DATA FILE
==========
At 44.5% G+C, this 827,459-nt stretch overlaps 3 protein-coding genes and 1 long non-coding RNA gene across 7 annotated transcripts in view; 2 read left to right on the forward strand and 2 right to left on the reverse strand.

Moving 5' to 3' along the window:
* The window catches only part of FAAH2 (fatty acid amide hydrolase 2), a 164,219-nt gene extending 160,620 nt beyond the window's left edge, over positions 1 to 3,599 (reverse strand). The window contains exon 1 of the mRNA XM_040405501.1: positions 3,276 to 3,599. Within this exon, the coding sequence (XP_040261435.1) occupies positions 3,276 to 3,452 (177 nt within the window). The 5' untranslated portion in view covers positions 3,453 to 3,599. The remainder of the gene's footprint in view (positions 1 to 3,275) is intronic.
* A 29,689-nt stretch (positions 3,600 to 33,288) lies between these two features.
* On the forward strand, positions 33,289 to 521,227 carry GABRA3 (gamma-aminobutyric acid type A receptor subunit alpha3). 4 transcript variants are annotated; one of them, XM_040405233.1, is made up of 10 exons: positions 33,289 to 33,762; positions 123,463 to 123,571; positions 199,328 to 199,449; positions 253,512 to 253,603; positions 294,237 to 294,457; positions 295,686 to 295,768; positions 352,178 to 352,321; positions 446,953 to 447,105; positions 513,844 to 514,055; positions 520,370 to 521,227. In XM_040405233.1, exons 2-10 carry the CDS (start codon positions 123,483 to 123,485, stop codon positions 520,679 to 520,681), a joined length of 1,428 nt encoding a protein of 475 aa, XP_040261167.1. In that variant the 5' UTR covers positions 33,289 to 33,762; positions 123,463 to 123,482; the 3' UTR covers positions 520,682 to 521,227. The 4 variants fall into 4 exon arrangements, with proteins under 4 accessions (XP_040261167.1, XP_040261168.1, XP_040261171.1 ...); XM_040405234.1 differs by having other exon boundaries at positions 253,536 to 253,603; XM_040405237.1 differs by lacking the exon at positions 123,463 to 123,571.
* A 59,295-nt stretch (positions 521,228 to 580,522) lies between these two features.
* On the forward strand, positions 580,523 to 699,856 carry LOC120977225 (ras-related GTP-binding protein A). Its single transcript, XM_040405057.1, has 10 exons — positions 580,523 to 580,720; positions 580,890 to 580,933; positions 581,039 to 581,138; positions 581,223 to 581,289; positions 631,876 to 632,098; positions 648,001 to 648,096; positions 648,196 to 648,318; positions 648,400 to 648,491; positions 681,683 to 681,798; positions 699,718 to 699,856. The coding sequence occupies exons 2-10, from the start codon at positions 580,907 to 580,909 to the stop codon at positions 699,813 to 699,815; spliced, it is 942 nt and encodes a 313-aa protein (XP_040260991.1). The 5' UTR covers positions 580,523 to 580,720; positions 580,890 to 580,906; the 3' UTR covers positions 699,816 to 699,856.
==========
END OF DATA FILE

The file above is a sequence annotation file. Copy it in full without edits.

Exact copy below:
At 44.5% G+C, this 827,459-nt stretch overlaps 3 protein-coding genes and 1 long non-coding RNA gene across 7 annotated transcripts in view; 2 read left to right on the forward strand and 2 right to left on the reverse strand.

Moving 5' to 3' along the window:
* The window catches only part of FAAH2 (fatty acid amide hydrolase 2), a 164,219-nt gene extending 160,620 nt beyond the window's left edge, over positions 1 to 3,599 (reverse strand). The window contains exon 1 of the mRNA XM_040405501.1: positions 3,276 to 3,599. Within this exon, the coding sequence (XP_040261435.1) occupies positions 3,276 to 3,452 (177 nt within the window). The 5' untranslated portion in view covers positions 3,453 to 3,599. The remainder of the gene's footprint in view (positions 1 to 3,275) is intronic.
* A 29,689-nt stretch (positions 3,600 to 33,288) lies between these two features.
* On the forward strand, positions 33,289 to 521,227 carry GABRA3 (gamma-aminobutyric acid type A receptor subunit alpha3). 4 transcript variants are annotated; one of them, XM_040405233.1, is made up of 10 exons: positions 33,289 to 33,762; positions 123,463 to 123,571; positions 199,328 to 199,449; positions 253,512 to 253,603; positions 294,237 to 294,457; positions 295,686 to 295,768; positions 352,178 to 352,321; positions 446,953 to 447,105; positions 513,844 to 514,055; positions 520,370 to 521,227. In XM_040405233.1, exons 2-10 carry the CDS (start codon positions 123,483 to 123,485, stop codon positions 520,679 to 520,681), a joined length of 1,428 nt encoding a protein of 475 aa, XP_040261167.1. In that variant the 5' UTR covers positions 33,289 to 33,762; positions 123,463 to 123,482; the 3' UTR covers positions 520,682 to 521,227. The 4 variants fall into 4 exon arrangements, with proteins under 4 accessions (XP_040261167.1, XP_040261168.1, XP_040261171.1 ...); XM_040405234.1 differs by having other exon boundaries at positions 253,536 to 253,603; XM_040405237.1 differs by lacking the exon at positions 123,463 to 123,571.
* A 59,295-nt stretch (positions 521,228 to 580,522) lies between these two features.
* On the forward strand, positions 580,523 to 699,856 carry LOC120977225 (ras-related GTP-binding protein A). Its single transcript, XM_040405057.1, has 10 exons — positions 580,523 to 580,720; positions 580,890 to 580,933; positions 581,039 to 581,138; positions 581,223 to 581,289; positions 631,876 to 632,098; positions 648,001 to 648,096; positions 648,196 to 648,318; positions 648,400 to 648,491; positions 681,683 to 681,798; positions 699,718 to 699,856. The coding sequence occupies exons 2-10, from the start codon at positions 580,907 to 580,909 to the stop codon at positions 699,813 to 699,815; spliced, it is 942 nt and encodes a 313-aa protein (XP_040260991.1). The 5' UTR covers positions 580,523 to 580,720; positions 580,890 to 580,906; the 3' UTR covers positions 699,816 to 699,856.